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TROPICAL STORM FAY TO BRING HEAVY RAINFALL, STRONG WINDS, AND DANGEROUS SURF CONDITIONS This product covers Southeast New York, Northeast New Jersey, and Southern Connecticut **TROPICAL STORM FAY TO BRING HEAVY RAINFALL, STRONG WINDS, AND DANGEROUS SURF CONDITIONS** NEW INFORMATION --------------- * CHANGES TO WATCHES AND WARNINGS: - None * CURRENT WATCHES AND WARNINGS: - A Tropical Storm Warning is in effect for Bronx, Eastern Essex, Eastern Union, Hudson, Kings (Brooklyn), New York (Manhattan), Northeastern Suffolk, Northern Nassau, Northern Queens, Northwestern Suffolk, Richmond (Staten Island), Southeastern Suffolk, Southern Fairfield, Southern Middlesex, Southern Nassau, Southern New Haven, Southern New London, Southern Queens, Southern Westchester, and Southwestern Suffolk * STORM INFORMATION: - About 240 miles south of New York City NY or about 300 miles south-southwest of Montauk Point NY - 37.4N 74.8W - Storm Intensity 50 mph - Movement North or 360 degrees at 10 mph SITUATION OVERVIEW ------------------ Tropical Storm Fay, located just east of the southern Delmarva Peninsula, will move northward along the coast towards the area today, making landfall near the New York City area tonight. The main threats with this system will be locally heavy rainfall, the potential for flash flooding, and dangerous surf conditions today into tonight. POTENTIAL IMPACTS ----------------- * FLOODING RAIN: Protect against dangerous rainfall flooding having possible significant impacts across Southeast New York, Northeast New Jersey, and Southern Connecticut. Potential impacts include: - Moderate rainfall flooding may prompt several evacuations and rescues. - Rivers and streams may quickly become swollen with swifter currents and may overspill their banks in a few places, especially in usually vulnerable spots. Small streams, creeks, canals, and ditches may overflow. - Flood waters can enter some structures or weaken foundations. Several places may experience expanded areas of rapid inundation at underpasses, low lying spots, and poor drainage areas. Some streets and parking lots take on moving water as storm drains and retention ponds overflow. Driving conditions become hazardous. Some road and bridge closures. * WIND: Protect against hazardous wind having possible limited impacts across Southeast New York, Northeast New Jersey, and Southern Connecticut. Potential impacts include: - Damage to porches, awnings, carports, sheds, and unanchored mobile homes. Unsecured lightweight objects blown about. - Many large tree limbs broken off. A few trees snapped or uprooted, but with greater numbers in places where trees are shallow rooted. Some fences and roadway signs blown over. - A few roads impassable from debris, particularly within urban or heavily wooded places. Hazardous driving conditions on bridges and other elevated roadways. - Scattered power and communications outages. * TORNADOES: Protect against a tornado event having possible limited impacts across Southeast New York, Northeast New Jersey, and Southern Connecticut. Potential impacts include: - The occurrence of isolated tornadoes can hinder the execution of emergency plans during tropical events. - A few places may experience tornado damage, along with power and communications disruptions. - Locations could realize roofs peeled off buildings, chimneys toppled, mobile homes pushed off foundations or overturned, large tree tops and branches snapped off, shallow rooted trees knocked over, moving vehicles blown off roads, and small boats pulled from moorings. * OTHER COASTAL HAZARDS: Life-threatening rip currents are likely for all people entering the surf zone. Beach flooding and localized dune erosion along the Atlantic Ocean beachfront are possible during the times of high tide Friday through Saturday. Localized minor flooding, inundation of 1 ft or less, along vulnerable coastal and shoreline locales of the Great South Bay of Long Island and Jamaica Bay, Lower NY/NJ Harbor, Coastal CT, Coastal Westchester, and Gardiners Bay during times of high tide this afternoon into tonight.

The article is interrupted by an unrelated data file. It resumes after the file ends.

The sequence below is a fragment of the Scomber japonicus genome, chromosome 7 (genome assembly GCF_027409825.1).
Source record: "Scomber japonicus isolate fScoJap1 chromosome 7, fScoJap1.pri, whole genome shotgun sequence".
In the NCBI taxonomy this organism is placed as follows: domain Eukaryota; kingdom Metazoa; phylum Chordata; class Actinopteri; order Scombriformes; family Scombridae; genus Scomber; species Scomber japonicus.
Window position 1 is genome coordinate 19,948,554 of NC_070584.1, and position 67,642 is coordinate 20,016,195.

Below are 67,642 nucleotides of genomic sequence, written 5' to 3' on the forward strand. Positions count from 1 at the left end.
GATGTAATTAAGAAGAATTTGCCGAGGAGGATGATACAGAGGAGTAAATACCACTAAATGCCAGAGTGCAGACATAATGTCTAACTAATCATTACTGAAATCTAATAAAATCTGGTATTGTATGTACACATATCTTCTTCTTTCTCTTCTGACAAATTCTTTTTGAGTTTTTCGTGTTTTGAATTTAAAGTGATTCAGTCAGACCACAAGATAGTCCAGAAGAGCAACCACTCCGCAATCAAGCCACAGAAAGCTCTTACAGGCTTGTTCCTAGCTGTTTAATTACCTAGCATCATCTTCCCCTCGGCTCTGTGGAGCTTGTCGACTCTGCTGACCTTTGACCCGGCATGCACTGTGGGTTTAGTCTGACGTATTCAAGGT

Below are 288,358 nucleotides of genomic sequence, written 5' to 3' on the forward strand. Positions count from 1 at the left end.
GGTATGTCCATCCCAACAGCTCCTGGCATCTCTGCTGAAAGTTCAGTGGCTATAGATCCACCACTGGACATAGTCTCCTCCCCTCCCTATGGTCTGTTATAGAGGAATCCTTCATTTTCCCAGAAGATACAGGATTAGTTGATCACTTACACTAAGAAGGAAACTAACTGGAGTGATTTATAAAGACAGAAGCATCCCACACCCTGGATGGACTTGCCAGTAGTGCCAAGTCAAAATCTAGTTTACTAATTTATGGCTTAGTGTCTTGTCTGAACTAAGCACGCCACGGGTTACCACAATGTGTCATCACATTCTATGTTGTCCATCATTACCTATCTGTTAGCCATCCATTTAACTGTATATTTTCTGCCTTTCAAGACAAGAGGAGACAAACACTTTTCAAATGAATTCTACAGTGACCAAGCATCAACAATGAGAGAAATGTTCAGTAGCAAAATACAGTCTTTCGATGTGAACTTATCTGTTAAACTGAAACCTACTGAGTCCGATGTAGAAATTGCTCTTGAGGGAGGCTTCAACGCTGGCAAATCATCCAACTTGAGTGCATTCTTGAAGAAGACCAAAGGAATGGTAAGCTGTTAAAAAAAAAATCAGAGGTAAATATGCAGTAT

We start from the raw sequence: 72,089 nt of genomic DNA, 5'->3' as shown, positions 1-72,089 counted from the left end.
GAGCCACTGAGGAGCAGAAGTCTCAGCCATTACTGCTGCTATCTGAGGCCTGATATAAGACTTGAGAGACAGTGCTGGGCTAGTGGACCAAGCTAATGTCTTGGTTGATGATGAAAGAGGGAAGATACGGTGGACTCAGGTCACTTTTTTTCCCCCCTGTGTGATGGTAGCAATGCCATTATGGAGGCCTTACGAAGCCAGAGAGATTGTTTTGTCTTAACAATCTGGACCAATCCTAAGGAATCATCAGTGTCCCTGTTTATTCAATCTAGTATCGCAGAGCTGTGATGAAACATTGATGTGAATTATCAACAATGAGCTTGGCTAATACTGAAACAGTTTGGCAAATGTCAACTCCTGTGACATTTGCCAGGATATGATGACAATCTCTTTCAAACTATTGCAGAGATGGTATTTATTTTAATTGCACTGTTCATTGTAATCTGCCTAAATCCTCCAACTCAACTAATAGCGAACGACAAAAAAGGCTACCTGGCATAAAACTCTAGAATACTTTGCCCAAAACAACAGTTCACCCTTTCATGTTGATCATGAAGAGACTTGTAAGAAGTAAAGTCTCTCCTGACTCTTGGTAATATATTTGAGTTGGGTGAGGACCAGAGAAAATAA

Just in the Nick of Time